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Is Indonesian Easy?

Have you ever read some article that tell about the simplicity or easiness of Indonesian language? And do you believe that?

Indonesian is a success story for new lingua franca for a new country in the early 20th century. This language is developed from Malay language and decided to be the national language in Indonesia. For centuries, Malay was one of the widely used lingua franca in Nusantara, nowadays it’s part of Indonesia, Malaysia, and Southern Philippines. The vocabulary is rich by absorbing from many languages, Sanskrit, Dutch, and recently English. It’s also used Latin script and sometimes look like another Indo-European language. Just take a look at this sentences and please leave some comments below, do you think that it’s resemblance one of Indo-European languages?

Saya ingin membeli komputer berteknologi mutakhir. Sayangnya lisensi sistem operasinya tidak gratis sehingga harganya sangat mahal.
I would like to buy a high-tech computer. Sadly, its system operation isn’t free, so it’s very expensive.

File:BIPA photograph.jpg

A book cover of Indonesian for Foreign Speakers. Photo by: Sania Amalia, CC-BY-SA 4.0


Affixes are definitely the hardest part of Indonesian. Indonesian has four types of affixes, such as prefixes | awalan, suffixes | akhiran, confixes | apitan, and infixes | sisipan. Infixes are limited only to several words and it’s very active than others.

Although Indonesian doesn’t have tenses, it has a complex verb conjugation. It’s just like English which has a lot of affixes, such as blindness; -ness is a suffix, usually changes the adjective into the noun. For example ‘membeli‘, from the root word ‘beli‘. Beli can change into pembelian (buying), dibeli (to be + bought – passive voice), terbeli (buyable), membelikan (buy for), etc.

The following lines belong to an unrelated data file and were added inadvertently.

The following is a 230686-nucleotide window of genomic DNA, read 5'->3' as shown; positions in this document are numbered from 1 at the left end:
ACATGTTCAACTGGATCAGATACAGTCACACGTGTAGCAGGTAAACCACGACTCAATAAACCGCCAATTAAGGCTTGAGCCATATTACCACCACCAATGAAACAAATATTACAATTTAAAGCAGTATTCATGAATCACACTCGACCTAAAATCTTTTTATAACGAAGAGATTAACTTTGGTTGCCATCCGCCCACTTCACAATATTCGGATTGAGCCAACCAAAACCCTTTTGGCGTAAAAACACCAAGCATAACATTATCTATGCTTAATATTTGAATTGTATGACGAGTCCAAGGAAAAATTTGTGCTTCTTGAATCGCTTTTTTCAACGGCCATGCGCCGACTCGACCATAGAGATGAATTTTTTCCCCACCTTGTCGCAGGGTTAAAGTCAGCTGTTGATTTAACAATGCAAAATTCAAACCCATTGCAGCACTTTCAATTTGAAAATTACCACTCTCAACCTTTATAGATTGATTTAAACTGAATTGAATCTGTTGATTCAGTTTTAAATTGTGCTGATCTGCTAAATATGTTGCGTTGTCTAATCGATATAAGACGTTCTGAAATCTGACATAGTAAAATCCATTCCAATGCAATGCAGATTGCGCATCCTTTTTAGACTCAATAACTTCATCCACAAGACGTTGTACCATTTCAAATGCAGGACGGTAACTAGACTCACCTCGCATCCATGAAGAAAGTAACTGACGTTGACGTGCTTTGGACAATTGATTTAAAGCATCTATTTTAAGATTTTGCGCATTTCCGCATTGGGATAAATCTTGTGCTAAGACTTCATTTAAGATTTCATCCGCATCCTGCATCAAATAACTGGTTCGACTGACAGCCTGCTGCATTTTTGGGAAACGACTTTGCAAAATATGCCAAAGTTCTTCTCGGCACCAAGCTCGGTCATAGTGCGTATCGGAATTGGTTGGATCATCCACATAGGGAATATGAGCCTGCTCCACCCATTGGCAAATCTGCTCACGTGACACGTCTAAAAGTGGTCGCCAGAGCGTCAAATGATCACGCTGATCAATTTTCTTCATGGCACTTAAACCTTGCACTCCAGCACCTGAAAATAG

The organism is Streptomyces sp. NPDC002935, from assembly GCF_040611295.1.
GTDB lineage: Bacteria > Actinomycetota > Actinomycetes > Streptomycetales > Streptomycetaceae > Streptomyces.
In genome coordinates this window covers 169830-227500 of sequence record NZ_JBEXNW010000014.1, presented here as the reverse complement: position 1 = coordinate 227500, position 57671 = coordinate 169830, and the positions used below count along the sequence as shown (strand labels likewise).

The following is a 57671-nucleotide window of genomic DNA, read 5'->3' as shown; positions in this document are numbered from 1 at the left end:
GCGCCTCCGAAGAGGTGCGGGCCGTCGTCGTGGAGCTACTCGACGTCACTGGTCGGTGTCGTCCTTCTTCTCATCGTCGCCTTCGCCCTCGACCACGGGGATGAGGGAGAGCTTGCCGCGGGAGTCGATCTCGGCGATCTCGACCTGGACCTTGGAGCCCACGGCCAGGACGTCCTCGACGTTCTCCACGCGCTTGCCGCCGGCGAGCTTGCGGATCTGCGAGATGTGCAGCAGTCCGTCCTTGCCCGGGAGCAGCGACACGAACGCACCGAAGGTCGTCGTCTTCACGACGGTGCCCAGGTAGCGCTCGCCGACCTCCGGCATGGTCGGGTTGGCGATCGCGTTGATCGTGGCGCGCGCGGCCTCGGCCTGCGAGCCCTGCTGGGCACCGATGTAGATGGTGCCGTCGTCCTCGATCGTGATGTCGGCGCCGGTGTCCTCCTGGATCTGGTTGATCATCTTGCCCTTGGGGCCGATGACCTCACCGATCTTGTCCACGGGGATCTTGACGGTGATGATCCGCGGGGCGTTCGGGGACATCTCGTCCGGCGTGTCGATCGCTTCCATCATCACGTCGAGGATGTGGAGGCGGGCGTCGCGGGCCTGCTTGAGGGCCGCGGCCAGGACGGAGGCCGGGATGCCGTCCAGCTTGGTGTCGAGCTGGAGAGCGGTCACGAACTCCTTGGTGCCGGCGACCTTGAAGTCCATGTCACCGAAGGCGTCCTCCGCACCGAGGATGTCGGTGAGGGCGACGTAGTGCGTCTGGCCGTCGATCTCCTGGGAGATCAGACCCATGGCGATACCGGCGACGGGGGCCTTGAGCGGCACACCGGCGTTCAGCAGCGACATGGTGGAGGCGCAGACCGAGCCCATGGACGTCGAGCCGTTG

Written and oral languages

Formal Indonesian is rarely used in a daily basis. It’s mostly (only) used in the formal occasion. So, if you learn Indonesian from book, school or college, it’s likely using the formal register. Indonesia has more than 700 languages, so the Indonesian language has a lot of dialects. If you’re in Medan, the dialect is heavily influenced by Bataknese, the same thing happens when you’re in Semarang (Javanese), Surabaya (Eastern Javanese), Bali (Balinese), Ambon (Ambonese Malay), etc. So, don’t be panic if the language you learn formally in the school, it’s very different from the ‘real life’.


That’s two biggest reasons why learning Indonesian isn’t very easy at all. If your native language is Austronesian, the affixes logic will help you learn Indonesian easier. But, don’t be afraid to learn a new language, especially Indonesian. As you know, there’s no easiest language in the world. It depends on which languages do you want to learn and how close it’s from your native language.






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